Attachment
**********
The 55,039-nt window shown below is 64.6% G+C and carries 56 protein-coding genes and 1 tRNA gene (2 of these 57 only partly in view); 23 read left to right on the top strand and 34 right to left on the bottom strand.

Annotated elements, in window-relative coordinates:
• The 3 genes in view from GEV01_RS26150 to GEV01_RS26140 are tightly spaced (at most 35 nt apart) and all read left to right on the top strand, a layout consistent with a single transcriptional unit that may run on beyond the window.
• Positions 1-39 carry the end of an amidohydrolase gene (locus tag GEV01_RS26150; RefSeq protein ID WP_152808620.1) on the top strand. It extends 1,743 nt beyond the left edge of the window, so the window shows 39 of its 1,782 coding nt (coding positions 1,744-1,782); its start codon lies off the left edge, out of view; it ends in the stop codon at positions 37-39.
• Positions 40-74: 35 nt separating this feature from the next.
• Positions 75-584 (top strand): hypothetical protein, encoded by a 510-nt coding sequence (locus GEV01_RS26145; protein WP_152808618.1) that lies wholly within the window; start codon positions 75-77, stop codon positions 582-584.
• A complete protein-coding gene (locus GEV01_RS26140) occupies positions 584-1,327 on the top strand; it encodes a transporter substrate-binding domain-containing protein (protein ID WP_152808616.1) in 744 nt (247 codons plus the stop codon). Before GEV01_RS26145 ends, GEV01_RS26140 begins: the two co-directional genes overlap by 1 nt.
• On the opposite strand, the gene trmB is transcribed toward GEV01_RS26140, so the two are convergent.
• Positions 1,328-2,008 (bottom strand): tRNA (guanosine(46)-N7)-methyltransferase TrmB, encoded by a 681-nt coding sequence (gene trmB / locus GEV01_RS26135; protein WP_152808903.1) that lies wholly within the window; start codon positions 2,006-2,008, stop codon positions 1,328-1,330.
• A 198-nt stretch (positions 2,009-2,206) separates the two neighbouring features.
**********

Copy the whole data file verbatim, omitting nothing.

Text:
The 55,039-nt window shown below is 64.6% G+C and carries 56 protein-coding genes and 1 tRNA gene (2 of these 57 only partly in view); 23 read left to right on the top strand and 34 right to left on the bottom strand.

Annotated elements, in window-relative coordinates:
• The 3 genes in view from GEV01_RS26150 to GEV01_RS26140 are tightly spaced (at most 35 nt apart) and all read left to right on the top strand, a layout consistent with a single transcriptional unit that may run on beyond the window.
• Positions 1-39 carry the end of an amidohydrolase gene (locus tag GEV01_RS26150; RefSeq protein ID WP_152808620.1) on the top strand. It extends 1,743 nt beyond the left edge of the window, so the window shows 39 of its 1,782 coding nt (coding positions 1,744-1,782); its start codon lies off the left edge, out of view; it ends in the stop codon at positions 37-39.
• Positions 40-74: 35 nt separating this feature from the next.
• Positions 75-584 (top strand): hypothetical protein, encoded by a 510-nt coding sequence (locus GEV01_RS26145; protein WP_152808618.1) that lies wholly within the window; start codon positions 75-77, stop codon positions 582-584.
• A complete protein-coding gene (locus GEV01_RS26140) occupies positions 584-1,327 on the top strand; it encodes a transporter substrate-binding domain-containing protein (protein ID WP_152808616.1) in 744 nt (247 codons plus the stop codon). Before GEV01_RS26145 ends, GEV01_RS26140 begins: the two co-directional genes overlap by 1 nt.
• On the opposite strand, the gene trmB is transcribed toward GEV01_RS26140, so the two are convergent.
• Positions 1,328-2,008 (bottom strand): tRNA (guanosine(46)-N7)-methyltransferase TrmB, encoded by a 681-nt coding sequence (gene trmB / locus GEV01_RS26135; protein WP_152808903.1) that lies wholly within the window; start codon positions 2,006-2,008, stop codon positions 1,328-1,330.
• A 198-nt stretch (positions 2,009-2,206) separates the two neighbouring features.